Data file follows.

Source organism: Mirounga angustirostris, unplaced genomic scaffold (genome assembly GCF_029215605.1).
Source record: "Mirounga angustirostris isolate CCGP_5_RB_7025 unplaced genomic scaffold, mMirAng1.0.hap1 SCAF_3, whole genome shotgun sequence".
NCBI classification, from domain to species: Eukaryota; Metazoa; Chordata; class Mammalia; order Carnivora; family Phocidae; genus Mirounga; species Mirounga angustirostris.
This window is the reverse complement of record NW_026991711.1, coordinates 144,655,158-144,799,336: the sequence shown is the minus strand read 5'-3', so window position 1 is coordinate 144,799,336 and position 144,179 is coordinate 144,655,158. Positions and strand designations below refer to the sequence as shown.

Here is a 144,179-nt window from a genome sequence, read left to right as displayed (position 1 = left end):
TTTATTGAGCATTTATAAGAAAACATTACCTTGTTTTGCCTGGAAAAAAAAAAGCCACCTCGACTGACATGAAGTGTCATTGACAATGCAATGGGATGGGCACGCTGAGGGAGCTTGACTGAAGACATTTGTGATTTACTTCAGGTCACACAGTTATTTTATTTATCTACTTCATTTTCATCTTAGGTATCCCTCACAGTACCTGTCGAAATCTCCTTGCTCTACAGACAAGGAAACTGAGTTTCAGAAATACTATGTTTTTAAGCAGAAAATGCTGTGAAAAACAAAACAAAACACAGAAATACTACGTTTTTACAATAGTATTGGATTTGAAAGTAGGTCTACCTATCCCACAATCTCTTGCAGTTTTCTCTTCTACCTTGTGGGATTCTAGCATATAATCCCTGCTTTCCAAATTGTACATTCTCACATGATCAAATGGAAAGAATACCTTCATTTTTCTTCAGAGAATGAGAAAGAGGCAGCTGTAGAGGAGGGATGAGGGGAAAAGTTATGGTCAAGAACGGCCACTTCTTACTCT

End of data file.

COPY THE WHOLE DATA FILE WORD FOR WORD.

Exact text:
Source organism: Mirounga angustirostris, unplaced genomic scaffold (genome assembly GCF_029215605.1).
Source record: "Mirounga angustirostris isolate CCGP_5_RB_7025 unplaced genomic scaffold, mMirAng1.0.hap1 SCAF_3, whole genome shotgun sequence".
NCBI classification, from domain to species: Eukaryota; Metazoa; Chordata; class Mammalia; order Carnivora; family Phocidae; genus Mirounga; species Mirounga angustirostris.
This window is the reverse complement of record NW_026991711.1, coordinates 144,655,158-144,799,336: the sequence shown is the minus strand read 5'-3', so window position 1 is coordinate 144,799,336 and position 144,179 is coordinate 144,655,158. Positions and strand designations below refer to the sequence as shown.

Here is a 144,179-nt window from a genome sequence, read left to right as displayed (position 1 = left end):
TTTATTGAGCATTTATAAGAAAACATTACCTTGTTTTGCCTGGAAAAAAAAAAGCCACCTCGACTGACATGAAGTGTCATTGACAATGCAATGGGATGGGCACGCTGAGGGAGCTTGACTGAAGACATTTGTGATTTACTTCAGGTCACACAGTTATTTTATTTATCTACTTCATTTTCATCTTAGGTATCCCTCACAGTACCTGTCGAAATCTCCTTGCTCTACAGACAAGGAAACTGAGTTTCAGAAATACTATGTTTTTAAGCAGAAAATGCTGTGAAAAACAAAACAAAACACAGAAATACTACGTTTTTACAATAGTATTGGATTTGAAAGTAGGTCTACCTATCCCACAATCTCTTGCAGTTTTCTCTTCTACCTTGTGGGATTCTAGCATATAATCCCTGCTTTCCAAATTGTACATTCTCACATGATCAAATGGAAAGAATACCTTCATTTTTCTTCAGAGAATGAGAAAGAGGCAGCTGTAGAGGAGGGATGAGGGGAAAAGTTATGGTCAAGAACGGCCACTTCTTACTCT